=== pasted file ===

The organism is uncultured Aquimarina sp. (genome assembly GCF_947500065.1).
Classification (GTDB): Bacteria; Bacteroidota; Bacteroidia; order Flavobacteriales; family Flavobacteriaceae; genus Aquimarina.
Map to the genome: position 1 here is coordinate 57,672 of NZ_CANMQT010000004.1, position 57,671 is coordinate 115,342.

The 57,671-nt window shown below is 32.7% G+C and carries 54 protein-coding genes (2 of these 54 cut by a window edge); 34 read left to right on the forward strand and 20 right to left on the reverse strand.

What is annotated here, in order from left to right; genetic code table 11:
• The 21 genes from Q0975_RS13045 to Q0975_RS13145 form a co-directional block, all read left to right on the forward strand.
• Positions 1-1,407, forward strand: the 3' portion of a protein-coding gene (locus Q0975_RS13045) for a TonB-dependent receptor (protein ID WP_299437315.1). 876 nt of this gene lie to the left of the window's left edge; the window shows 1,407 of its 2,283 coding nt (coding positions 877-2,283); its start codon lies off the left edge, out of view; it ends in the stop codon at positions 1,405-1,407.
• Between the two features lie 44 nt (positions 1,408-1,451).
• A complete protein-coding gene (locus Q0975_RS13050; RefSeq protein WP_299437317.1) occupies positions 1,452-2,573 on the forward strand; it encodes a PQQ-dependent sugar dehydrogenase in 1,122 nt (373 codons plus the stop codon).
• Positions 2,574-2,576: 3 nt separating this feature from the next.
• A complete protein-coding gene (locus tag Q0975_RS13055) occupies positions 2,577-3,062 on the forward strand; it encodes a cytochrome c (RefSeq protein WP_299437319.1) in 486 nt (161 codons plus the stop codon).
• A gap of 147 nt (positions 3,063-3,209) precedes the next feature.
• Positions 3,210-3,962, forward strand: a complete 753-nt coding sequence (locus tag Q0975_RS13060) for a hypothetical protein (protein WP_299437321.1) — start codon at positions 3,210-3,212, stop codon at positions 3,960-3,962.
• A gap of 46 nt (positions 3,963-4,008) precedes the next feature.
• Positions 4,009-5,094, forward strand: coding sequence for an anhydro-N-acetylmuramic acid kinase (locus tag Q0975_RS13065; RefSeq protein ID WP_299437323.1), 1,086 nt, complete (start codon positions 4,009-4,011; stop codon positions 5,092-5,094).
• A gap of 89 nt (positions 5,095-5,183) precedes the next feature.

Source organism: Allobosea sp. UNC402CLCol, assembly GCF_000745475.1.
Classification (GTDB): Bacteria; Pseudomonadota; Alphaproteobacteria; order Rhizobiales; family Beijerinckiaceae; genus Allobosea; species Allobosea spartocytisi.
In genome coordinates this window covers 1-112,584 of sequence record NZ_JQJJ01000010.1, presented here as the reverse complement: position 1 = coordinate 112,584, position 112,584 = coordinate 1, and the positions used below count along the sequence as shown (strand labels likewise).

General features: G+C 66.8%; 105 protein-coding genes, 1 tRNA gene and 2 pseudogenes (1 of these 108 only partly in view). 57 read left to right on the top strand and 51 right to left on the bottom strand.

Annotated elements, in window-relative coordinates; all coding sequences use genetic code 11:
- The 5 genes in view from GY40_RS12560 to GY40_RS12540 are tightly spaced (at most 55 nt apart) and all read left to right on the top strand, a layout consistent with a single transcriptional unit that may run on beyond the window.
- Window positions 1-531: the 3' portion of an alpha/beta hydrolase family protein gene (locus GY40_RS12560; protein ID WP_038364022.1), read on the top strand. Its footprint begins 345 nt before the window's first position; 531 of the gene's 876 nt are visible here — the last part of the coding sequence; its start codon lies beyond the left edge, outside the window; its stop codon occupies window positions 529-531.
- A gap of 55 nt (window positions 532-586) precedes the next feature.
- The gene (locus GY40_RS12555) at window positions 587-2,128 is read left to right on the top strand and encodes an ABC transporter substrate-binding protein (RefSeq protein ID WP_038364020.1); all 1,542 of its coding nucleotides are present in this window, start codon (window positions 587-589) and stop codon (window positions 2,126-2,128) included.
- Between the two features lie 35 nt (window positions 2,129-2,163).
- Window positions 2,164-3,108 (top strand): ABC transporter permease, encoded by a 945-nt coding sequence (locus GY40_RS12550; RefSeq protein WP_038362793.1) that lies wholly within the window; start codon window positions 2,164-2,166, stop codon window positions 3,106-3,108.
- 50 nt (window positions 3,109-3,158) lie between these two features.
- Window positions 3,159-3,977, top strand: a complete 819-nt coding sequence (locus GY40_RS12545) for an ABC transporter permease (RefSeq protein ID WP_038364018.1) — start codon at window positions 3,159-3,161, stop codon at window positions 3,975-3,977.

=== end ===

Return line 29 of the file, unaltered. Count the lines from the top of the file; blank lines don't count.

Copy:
- Window positions 3,159-3,977, top strand: a complete 819-nt coding sequence (locus GY40_RS12545) for an ABC transporter permease (RefSeq protein ID WP_038364018.1) — start codon at window positions 3,159-3,161, stop codon at window positions 3,975-3,977.